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72,000 Cases of Public Defibrillators Failing in Past Decade, FDA Says
Agency vows action to boost the effectiveness of the life-saving devices
-- Robert Preidt
WEDNESDAY, Jan. 28, 2015 (HealthDay News) -- Automated external defibrillators -- the kind that are installed and ready for use in many public spaces -- can save lives when needed.
But the U.S. Food and Drug Administration says that since 2005, it has also received 72,000 reports of the devices failing.
The agency said that, based on these incidents, it will strengthen its approval process for external defibrillators and their accessories, including batteries, pad electrodes, adapters and other items.
Automated external defibrillators are portable devices that automatically detect potentially deadly heart rhythm problems in a patient and deliver an electrical shock to restore normal rhythm.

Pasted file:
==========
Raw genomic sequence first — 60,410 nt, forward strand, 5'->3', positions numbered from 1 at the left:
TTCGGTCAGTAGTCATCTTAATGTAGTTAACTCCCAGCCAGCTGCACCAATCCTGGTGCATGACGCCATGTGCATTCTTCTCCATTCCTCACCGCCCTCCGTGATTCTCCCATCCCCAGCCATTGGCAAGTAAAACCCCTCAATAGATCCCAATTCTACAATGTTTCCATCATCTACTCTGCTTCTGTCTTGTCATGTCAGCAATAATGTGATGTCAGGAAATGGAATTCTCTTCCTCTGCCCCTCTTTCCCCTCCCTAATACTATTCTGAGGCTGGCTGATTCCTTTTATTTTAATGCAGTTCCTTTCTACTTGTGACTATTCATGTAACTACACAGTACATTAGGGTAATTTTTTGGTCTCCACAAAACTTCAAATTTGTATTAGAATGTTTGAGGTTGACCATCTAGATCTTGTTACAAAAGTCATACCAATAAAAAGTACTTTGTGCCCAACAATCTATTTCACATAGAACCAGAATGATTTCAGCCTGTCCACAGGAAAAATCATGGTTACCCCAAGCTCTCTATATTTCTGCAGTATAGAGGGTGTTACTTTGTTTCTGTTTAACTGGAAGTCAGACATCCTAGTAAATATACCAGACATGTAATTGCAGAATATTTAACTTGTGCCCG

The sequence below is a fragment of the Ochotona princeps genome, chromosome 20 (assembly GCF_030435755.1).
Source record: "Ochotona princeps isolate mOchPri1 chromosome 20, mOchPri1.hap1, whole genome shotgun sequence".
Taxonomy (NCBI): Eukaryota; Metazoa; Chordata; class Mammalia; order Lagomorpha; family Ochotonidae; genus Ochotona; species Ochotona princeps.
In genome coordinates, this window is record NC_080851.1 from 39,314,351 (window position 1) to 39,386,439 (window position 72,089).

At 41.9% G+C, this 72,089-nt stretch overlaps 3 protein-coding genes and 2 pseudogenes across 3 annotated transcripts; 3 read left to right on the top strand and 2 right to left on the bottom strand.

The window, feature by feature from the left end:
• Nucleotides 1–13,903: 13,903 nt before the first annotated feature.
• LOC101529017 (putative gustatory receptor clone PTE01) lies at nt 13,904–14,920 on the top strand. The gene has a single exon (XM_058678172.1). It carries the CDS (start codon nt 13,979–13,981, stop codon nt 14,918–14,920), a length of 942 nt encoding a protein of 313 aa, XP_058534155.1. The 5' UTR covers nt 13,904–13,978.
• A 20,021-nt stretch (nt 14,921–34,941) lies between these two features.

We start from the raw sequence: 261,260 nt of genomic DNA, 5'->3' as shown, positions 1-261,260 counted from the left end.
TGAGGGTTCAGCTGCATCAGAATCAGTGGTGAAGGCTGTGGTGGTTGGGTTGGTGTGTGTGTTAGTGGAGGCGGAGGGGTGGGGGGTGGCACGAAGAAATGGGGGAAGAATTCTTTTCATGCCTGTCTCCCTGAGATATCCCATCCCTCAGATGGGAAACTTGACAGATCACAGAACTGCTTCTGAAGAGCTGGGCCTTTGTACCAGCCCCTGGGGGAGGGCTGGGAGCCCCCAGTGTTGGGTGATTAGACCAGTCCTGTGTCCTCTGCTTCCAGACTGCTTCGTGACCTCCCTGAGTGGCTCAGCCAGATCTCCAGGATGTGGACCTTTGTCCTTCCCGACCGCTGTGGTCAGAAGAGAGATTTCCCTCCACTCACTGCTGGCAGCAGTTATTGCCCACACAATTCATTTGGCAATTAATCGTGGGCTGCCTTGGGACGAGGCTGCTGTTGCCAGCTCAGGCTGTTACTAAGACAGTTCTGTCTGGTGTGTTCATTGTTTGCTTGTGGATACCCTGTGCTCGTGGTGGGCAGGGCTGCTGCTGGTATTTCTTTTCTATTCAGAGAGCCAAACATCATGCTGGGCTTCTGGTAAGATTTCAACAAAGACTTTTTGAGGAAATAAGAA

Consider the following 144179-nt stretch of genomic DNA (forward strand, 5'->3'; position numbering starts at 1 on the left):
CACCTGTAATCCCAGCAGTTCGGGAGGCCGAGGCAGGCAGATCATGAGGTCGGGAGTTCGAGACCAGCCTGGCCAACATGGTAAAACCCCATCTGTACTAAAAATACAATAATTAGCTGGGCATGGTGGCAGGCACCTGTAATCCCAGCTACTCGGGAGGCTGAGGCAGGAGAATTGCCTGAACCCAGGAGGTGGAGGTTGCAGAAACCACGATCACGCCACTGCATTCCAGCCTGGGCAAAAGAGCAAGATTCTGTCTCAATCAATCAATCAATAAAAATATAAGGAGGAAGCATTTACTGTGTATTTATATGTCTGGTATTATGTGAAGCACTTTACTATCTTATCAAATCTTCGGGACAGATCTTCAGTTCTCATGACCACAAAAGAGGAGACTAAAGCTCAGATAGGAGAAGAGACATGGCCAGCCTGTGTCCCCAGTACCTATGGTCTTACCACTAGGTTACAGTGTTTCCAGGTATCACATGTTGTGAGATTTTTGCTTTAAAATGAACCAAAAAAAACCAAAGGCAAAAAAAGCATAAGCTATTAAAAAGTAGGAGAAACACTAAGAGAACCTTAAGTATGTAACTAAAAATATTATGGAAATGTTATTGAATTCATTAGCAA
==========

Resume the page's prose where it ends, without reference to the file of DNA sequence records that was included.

The devices do "save lives," Dr. William Maisel, deputy director for science, acting director of the Office of Device Evaluation in the FDA's Center for Devices and Radiological Health, said in an agency news release.
However, the new changes "will allow us to more closely monitor how they are designed and manufactured," he said. "This will go a long way towards correcting long-standing problems and ultimately improving the reliability of these devices."
The FDA said it will also carry out inspections of manufacturers' facilities prior to approving the defibrillators. After approval, manufacturers will have to file annual reports on each device's performance and inform the agency about any changes made to the defibrillators that affect safety and effectiveness.
The FDA said that devices currently on the market will remain available while manufacturers work to meet the new requirements for the devices, which take effect in mid-2016. New requirements for current, necessary accessories will take effect January 2020.
The American Heart Association has more about automated external defibrillators.
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